Being an Air Force spouse had a lot to do with how I ended up writing. Having a regular career is difficult when you are moving all of the time. Climbing a corporate ladder is next to impossible.
We were stationed in Dayton, Ohio at Wright-Patterson AFB when I spotted a short story contest in the local newspaper. I thought why not and started writing. I realized right away the story was bigger than the parameters of the contest. And I set off on my writing journey moving it with me from Dayton, to Monterey, to Fort Walton Beach, Florida, Northern Virginia, Bedford, Massachusetts and back to Northern Virginia.
During that time I worked on the craft of writing by attending conferences. At one I met fellow Air Force wife and author Sara Rosett, whose protagonist is a military spouse. I joined critique groups and wrote and wrote and revised. It eventually led to my current series. Tagged for Death features Sarah Winston, a former Air Force spouse, and is set in the fictional town of Ellington, Massachusetts and the very real Hanscom Air Force Base. I’m excited to use a part of my life that I loved so much in my novels.
I decided to ask two other military spouses how the military influenced their writing careers. I met Kim Stokely when our kids were in the same first grade class while we were stationed at Naval Post Graduate School in Monterey, California. I met Gwen Hernandez recently. She taught a class on Scrivener offered through the New England Chapter of Sisters in Crime. I read her bio and found out she was an Air Force wife and also lived near me in Northern Virginia.
Kim: Newly married to a naval officer, I found myself alone 275 days of our first year stationed in Virginia Beach, VA. I decided to pursue a Master’s degree in dramatic communication as a way to keep my sanity. My advisor warned me at my graduation that I needed to find ways to be creative even as I moved around and started a family. He suggested I try writing as an outlet. I got the idea for Woman of Flames, soon to be released on Amazon.com, from a play I performed while working toward my degree. I jotted down notes for the story for over a decade before I finally had the time to research my subject and time period. It took another year to write the first draft. Our various duty stations gave me ample opportunity to see the country and I’ve used several of our homes as settings for my novels including Monterey, CA; Saratoga Springs, NY and Omaha, NE. Although I’m working on a fantasy trilogy now, I’m still using my different memories to inspire my settings.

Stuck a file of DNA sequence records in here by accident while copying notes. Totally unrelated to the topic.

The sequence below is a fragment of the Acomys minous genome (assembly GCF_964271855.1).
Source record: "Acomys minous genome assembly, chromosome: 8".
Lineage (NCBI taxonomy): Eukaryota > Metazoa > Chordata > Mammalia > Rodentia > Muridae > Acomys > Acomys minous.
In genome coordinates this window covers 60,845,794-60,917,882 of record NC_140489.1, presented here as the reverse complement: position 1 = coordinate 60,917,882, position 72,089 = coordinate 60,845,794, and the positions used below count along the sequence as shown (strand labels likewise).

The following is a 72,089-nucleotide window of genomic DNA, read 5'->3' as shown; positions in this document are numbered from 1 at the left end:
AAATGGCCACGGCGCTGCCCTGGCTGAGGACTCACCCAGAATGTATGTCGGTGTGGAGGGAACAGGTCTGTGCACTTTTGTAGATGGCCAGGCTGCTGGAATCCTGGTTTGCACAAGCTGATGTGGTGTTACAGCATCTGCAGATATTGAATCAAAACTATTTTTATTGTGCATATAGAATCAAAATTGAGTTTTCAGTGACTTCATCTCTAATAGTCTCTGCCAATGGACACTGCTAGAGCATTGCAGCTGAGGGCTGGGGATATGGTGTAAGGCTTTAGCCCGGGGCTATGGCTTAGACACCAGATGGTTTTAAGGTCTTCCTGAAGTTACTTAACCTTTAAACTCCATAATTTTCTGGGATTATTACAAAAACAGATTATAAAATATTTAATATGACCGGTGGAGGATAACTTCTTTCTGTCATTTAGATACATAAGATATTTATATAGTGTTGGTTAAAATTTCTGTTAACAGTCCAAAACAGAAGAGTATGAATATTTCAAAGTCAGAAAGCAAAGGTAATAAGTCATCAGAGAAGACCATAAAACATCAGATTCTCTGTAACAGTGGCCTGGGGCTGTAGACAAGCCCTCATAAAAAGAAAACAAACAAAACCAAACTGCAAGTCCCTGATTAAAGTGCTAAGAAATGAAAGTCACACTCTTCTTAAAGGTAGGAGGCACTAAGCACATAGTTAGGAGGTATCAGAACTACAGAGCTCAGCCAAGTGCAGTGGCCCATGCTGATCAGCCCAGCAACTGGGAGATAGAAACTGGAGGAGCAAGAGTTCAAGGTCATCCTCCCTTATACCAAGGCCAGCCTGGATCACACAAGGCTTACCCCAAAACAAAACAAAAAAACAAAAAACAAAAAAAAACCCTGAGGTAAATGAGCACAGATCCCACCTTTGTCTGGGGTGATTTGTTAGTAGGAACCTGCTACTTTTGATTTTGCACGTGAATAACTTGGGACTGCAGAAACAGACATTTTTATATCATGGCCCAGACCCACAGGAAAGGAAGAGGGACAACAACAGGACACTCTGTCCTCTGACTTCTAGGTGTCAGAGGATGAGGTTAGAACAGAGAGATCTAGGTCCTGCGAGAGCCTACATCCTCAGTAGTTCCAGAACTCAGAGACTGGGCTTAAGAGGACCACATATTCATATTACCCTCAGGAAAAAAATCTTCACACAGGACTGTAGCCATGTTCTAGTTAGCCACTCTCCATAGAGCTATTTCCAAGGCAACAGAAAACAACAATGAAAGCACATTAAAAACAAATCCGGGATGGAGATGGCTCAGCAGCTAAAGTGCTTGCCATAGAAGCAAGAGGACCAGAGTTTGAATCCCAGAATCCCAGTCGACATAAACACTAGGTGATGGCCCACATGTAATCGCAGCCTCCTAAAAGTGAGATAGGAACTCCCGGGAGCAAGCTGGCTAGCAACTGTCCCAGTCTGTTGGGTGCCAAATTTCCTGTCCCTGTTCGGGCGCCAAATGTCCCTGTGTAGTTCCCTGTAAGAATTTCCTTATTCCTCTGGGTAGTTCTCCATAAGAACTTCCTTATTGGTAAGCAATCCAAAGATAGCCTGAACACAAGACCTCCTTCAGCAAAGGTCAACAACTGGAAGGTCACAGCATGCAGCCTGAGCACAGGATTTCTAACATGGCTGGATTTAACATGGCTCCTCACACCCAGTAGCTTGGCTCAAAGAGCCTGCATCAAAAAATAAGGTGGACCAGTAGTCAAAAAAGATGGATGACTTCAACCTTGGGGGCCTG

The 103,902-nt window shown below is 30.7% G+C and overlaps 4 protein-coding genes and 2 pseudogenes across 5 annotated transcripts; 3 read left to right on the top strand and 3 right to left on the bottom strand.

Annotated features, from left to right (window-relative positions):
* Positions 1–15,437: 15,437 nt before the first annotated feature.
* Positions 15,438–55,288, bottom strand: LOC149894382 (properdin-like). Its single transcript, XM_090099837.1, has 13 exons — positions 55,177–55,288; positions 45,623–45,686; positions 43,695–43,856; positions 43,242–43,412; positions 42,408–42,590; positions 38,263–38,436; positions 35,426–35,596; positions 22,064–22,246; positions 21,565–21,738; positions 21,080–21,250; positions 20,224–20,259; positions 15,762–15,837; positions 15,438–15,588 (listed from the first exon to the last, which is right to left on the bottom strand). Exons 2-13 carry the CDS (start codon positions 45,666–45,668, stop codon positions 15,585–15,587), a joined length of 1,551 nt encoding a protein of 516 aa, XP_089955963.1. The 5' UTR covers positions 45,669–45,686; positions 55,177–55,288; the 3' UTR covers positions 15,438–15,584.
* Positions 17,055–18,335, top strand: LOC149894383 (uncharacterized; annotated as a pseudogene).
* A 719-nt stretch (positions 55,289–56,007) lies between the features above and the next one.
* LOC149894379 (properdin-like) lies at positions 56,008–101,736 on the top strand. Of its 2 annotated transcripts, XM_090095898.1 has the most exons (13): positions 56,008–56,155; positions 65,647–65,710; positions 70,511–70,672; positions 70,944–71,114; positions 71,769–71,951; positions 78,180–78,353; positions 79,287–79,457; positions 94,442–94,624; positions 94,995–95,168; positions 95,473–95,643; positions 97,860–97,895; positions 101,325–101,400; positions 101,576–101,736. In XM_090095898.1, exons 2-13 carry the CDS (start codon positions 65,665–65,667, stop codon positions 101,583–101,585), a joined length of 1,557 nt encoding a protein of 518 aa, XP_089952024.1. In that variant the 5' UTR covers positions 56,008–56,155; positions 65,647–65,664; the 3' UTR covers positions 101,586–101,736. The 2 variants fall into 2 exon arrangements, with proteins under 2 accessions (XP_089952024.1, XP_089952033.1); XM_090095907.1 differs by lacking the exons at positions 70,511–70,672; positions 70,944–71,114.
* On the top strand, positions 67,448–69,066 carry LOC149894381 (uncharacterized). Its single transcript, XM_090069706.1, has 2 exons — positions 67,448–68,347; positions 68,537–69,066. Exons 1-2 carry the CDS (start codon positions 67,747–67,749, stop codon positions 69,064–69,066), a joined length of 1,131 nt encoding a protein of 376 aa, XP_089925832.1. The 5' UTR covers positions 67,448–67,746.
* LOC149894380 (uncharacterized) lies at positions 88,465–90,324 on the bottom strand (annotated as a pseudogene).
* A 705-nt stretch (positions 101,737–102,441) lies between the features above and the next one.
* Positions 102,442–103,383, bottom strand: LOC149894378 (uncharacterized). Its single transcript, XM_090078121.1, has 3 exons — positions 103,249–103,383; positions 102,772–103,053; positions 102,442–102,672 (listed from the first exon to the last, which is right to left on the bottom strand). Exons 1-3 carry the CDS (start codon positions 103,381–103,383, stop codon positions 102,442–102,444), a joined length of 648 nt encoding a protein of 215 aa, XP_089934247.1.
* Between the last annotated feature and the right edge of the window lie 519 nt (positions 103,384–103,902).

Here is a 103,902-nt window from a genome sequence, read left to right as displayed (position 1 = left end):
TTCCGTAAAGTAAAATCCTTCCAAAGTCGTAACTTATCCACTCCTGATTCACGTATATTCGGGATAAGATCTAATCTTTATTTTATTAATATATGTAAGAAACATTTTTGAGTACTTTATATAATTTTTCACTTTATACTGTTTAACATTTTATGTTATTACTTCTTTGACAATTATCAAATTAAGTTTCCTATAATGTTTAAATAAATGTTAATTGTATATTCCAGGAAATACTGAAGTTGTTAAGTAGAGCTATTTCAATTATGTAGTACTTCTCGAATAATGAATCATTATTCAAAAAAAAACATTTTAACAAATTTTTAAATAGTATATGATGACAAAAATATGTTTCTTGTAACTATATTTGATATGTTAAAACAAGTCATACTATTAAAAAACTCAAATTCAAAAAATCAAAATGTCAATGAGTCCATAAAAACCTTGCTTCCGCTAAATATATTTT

Gwen: I didn’t start writing because my husband is in the military—though his income stability didn’t hurt—but it’s the perfect job for someone who’s always on the move. Assuming you can actually get paid for your writing, there’s no more worrying about lack of career advancement or finding employment in each new city. I can take my work anywhere in the world and set my own hours. Definitely a plus when it comes to reducing the stresses of relocating and caring for my family.
And since I write romantic suspense—often featuring military, or former military, heroes and heroines—it’s nice to have a built-in resource at home. If my husband doesn’t know something, one of the many friends we’ve made over the years probably does, or can help me find an expert. Plus, having lived in and visited so many parts of the world, I don’t always have to set my books where I currently live to be able to write credibly about an area.
It’s not easy earning a living as a writer, but if it’s something you love to do, I can’t imagine a better career for a military spouse.